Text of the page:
Opera North’s Death in Venice depicts both the beauty of the Italian city and its plunge into a world of disease, self-hating and dark desire, all to the rise and fall of music. The work, adapted to opera by one of Britain’s most prolific composers, Benjamin Britten, is perfectly framed for a modern audience, incorporating contemporary choreography and set pieces to create an exceptional performance. Whilst the opera still presents barriers for younger generations, this spectacle is the perfect chance for them to be broken down.
This spectacle is the perfect chance for barriers for younger generations to be broken down. One of the most refreshing aspects of this production is the choreography (designed by Daniela Kurz and Katharina Bader). Whilst beginning simply with children playing on a beach, the movement soon becomes more balletic as Aschenbach is drawn into darkening dream sequences; the children becoming athletes and moving with enthralling composure.
One of the most refreshing aspects of this production is the choreography. This carries through the entire performance and grows ever rapid and intense as both music and character drive forward. The beat of the percussion helps to create a dazzling synchronicity to segments to the ever growing enrapture of the audience. The complexity of some of the group performances are truly remarkable. Even simple motions, such as rowing through the murky waters, become hypnotic in a strangely controlled beauty as oars are gracefully glided onstage.
The complexity of some of the group performances are truly remarkable. The orchestra (conducted by Richard Farnes) is a fabulous accompaniment to the singers, most notably Aschenbach (Alan Oke) and multi-roling hotel manager (Peter Savidge). Both have an uncanny ability to act the roles whilst professionally delivering perfectly emotionally balanced voices. This is specifically true for Oke who is outstanding, especially in the second act when he struggles with his burning passions for the young boy, Tadzio.
Oke is outstanding, especially in the second act. The crippling realisation of his hatred for his aging body is reflected in his quavering baritone projection, compared to the weighted bass notes when he comes to realise his inevitable fate of remaining in the city. The music of Britten is compelling, using the entire orchestra to great effect even when singing is not present. The light, clean sharpness of early summer Venice is punctuated by sparking notes from woodwind and brass, whereas the turn of season brings a swelling of bass sounds to create a haunting soundscape which encompasses the audience. The orchestra, whilst sometimes understated by the opera itself, is the nonetheless flawless in performance.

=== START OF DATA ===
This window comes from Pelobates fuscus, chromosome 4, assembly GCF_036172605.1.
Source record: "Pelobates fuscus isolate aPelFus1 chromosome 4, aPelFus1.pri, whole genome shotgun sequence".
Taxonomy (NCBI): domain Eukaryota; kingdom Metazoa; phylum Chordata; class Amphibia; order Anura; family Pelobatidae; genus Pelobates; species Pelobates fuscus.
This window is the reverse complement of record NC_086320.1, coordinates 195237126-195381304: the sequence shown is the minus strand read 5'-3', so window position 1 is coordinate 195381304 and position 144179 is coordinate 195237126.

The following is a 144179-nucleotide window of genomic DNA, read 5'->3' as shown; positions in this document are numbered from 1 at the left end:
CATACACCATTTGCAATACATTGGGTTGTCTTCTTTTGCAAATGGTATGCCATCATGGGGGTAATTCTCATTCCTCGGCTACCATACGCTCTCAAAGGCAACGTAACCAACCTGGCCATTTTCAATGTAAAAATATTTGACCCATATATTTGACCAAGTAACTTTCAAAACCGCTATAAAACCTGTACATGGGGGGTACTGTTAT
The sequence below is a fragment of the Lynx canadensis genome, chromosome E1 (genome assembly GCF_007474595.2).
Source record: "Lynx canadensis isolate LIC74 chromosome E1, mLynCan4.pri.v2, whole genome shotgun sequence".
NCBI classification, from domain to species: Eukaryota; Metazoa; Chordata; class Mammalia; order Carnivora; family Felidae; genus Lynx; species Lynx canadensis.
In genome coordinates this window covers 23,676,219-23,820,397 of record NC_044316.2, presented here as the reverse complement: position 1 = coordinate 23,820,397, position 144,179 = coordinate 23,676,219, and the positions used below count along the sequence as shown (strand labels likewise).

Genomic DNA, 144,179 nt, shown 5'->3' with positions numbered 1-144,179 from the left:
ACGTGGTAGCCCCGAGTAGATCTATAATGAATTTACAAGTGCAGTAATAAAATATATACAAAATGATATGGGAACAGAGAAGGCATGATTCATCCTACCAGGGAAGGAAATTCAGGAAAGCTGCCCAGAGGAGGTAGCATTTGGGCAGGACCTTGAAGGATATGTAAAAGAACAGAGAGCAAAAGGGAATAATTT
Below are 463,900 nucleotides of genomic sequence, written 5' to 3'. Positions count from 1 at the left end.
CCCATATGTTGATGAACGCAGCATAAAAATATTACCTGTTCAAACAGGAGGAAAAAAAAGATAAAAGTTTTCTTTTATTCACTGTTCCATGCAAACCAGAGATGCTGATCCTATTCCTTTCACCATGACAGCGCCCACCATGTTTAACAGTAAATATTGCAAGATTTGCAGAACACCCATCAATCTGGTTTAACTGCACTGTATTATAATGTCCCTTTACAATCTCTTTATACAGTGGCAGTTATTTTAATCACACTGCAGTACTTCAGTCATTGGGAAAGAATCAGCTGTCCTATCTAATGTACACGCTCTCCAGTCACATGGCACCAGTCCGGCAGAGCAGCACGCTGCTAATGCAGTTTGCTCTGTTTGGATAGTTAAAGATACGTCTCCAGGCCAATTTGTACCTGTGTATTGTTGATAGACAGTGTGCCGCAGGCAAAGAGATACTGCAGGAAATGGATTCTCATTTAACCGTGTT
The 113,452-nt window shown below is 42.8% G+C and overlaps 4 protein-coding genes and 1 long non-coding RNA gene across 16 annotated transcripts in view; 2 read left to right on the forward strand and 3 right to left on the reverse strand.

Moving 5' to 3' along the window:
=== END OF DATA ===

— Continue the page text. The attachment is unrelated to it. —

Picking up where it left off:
The music of Britten is compelling, using the entire orchestra to great effect even when singing is not present. The set, whist not hugely complex, is utilised intriguingly, most notably the use of ‘canals’ which line the edges of wooden promenades. Movement through the water in enjoyment causes splashes to flutter softly in the white light, however when the realisation of a spreading plague are recognised, the water is made to seem sickening.
There are still problems with engaging younger audience. There are still problems with engaging younger audience, the main demographic of the evening dominated by older individuals. Also an awareness of the plot does add to the enjoyment of the piece, as although certain movements are distinctly clear or even, bizarrely, subtitled, the operatic singing does at times impair the ability to follow the scene.
With the rise of musical theatre, perhaps it is only a matter of time till opera sees a stirring youth revival. However regardless of these debatably insignificant factors, this opera of Death in Venice is fantastic, all due to an elegant simplicity which comes from the movement and singing, lightly brushed with chromatics of Britten’s work. With the rise of musical theatre, perhaps it is only a matter of time till opera sees a stirring youth revival.